Continued airline growth, profits seen for 2018

GENEVA: The global air transport industry predicts a continued upturn next year with greater profitability, propelled by positive factors including worldwide economic growth.

“These are good times for the global air transport industry,” IATA director general Alexandre de Juniac told the international media conference on Tuesday at IATA’s Geneva office.

The industry stands to make US$38.4 billion net profit in 2018, an improvement from the $34.5 billion estimated for 2017 that was revised recently upward from $31.4 billion seen in June this year, according to the International Air Transport Association (IATA).

Strong demand, efficiency and reduced interest payments will help airlines improve net profitability in 2018 despite rising costs.

Next year would represent the fourth consecutive year of rising profits for the global airline industry with a return on investment of 9.4%, exceeding the industry’s average cost of capital (7.4%).

The positive outlook is the result of solid airline safety performance; a clear strategy that is delivering results on environmental performance; more people than ever are traveling; demand for air cargo is at its strongest level in over a decade; employment is growing; and more routes are being opened.

“It’s still, however, a tough business, and we are being challenged on the cost front by rising fuel, labour and infrastructure expenses,” Mr de Juniac  noted.

IATA director general Alexandre de Juniac: Airlines sees “good times”. (IATA photo)

He cautioned that the $38.4 billion the entire global airline industry would make next year is still $10 billion shy of the profit that Apple – a single company – announced for 2016.

“Per passenger, airlines on average will make less than $9. And the net margin of 4.7% is hard won,” the French executive said.

The highlights of expected 2018 performance include:

  • A slight decline in the operating margin to 8.1%, down from 8.3% in 2017.
  • An improvement in net margin to 4.7%, up from 4.6% in 2017.
  • A rise in overall revenues to $824 billion, up 9.4% on 2017 revenues of $754 billion.
  • A rise in passenger numbers to 4.3 billion, up 6.0% on the 4.1 billion passengers in 2017.
  • A rise in cargo carried to 62.5 million tonnes, up 4.5% on the 59.9 million tonnes in 2017.
  • Slower growth for both passenger, at 6% compared to 7.5% growth in 2017), cargo at 4.5% in 2018 versus 9.3% in 2017 demand.
  • Average net profit per departing passenger of $8.90, up from $8.45 in 2017.

For most of airlines’ history, its financial performance has not matched the value that it creates, he told journalists.

But airlines, collectively, have been in the black since 2010.

And in the last three years airlines have made an aggregate industry profit in excess of our cost of capital – something that has never happened before.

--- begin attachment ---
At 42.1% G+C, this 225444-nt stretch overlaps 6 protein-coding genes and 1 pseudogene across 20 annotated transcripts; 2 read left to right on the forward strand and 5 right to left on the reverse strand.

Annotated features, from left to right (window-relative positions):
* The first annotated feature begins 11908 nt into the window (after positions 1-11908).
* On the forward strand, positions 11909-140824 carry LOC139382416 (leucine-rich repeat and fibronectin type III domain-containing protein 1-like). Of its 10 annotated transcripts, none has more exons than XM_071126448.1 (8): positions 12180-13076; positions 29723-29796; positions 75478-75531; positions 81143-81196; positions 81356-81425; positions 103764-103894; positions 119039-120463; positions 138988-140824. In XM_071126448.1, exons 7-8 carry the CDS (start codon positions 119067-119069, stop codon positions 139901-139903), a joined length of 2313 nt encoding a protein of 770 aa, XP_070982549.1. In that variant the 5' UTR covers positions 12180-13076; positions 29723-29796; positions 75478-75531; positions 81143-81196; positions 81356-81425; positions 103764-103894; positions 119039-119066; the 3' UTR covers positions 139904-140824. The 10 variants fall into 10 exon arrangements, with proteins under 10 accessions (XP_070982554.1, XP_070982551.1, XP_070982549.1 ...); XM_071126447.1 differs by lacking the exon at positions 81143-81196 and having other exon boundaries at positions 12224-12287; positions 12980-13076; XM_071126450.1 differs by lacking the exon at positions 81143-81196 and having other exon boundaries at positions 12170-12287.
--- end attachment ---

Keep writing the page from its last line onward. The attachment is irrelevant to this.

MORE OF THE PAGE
“For any other business, that’s normal. For the airline industry, it’s an extraordinary achievement. And hopefully, we are on the way to normalising it.”

However, the industry also faces longer-term challenges and many of them are in the hands of governments, he said.

“Aviation is the business of freedom and a catalyst for growth and development.

To continue to deliver on our full potential, governments need to raise their game—implementing global standards on security, finding a reasonable level of taxation, delivering smarter regulation and building the cost-efficient infrastructure to accommodate growing demand.

“The benefits of aviation are compelling – 2.7 million direct jobs and critical support for 3.5% of global economic activity. And the industry is ready to partner with governments to reinforce the foundations for global connectivity that are vital to modern life,” said Mr de Juniac.

Regional performance

All regions are expected to report improved profitability in 2018 and all regions are expected to see demand growth outpace capacity expansion.

Carriers in North America continue to lead on financial performance, accounting for nearly half of the industry’s total profits.

North America: Airlines in this region are forecast to generate the strongest financial performance with net profits of $16.4 billion in 2018, up from $15.6 billion in 2017.

Asia-Pacific: Airlines in this region are forecast to see profits of $9 billion in 2018, up from $8.3 billion in 2017.

Europe: Europe-based carriers are expected to deliver a net profit of $11.5 billion in 2018, up from $9.8 billion in 2017.

Latin America: Airlines in Latin America are forecast to generate a $900 million net profit in 2018, up from $700 million in 2017.

Middle East: Middle East carriers are forecast to see net profits improve to $600 million in 2018, up from $300 million in 2017.

Africa: African carriers are expected to continue to make small losses of $100 million in 2018 following a collective net loss of $100 million in 2017.

Economic Impact of Aviation

  • Unique city pairs served by airlines grew to over 20,000 in 2017, +1,351 on 2016 and double the 10,000 city pairs served in 1996. This saves time for users and opens new links for tourism, trade and investment.
  • Since 1996 the inflation-adjusted cost of air transport to consumers has halved.
  • International tourists travelling by air are expected to spend more than $750 billion in 2018, a rise of 15% in just over 2 years.
  • The value of goods carried by airlines is expected to exceed $6.2 trillion in 2018, representing 7.4% of world GDP.
  • Direct employment by airlines will exceed 2.7 million worldwide in 2018. On average across the world, IATA forecast that in 2018 each airline employee will generate over $109,000 of gross value added (the firm-level equivalent to GDP, which is considerably higher than the economy-wide average.

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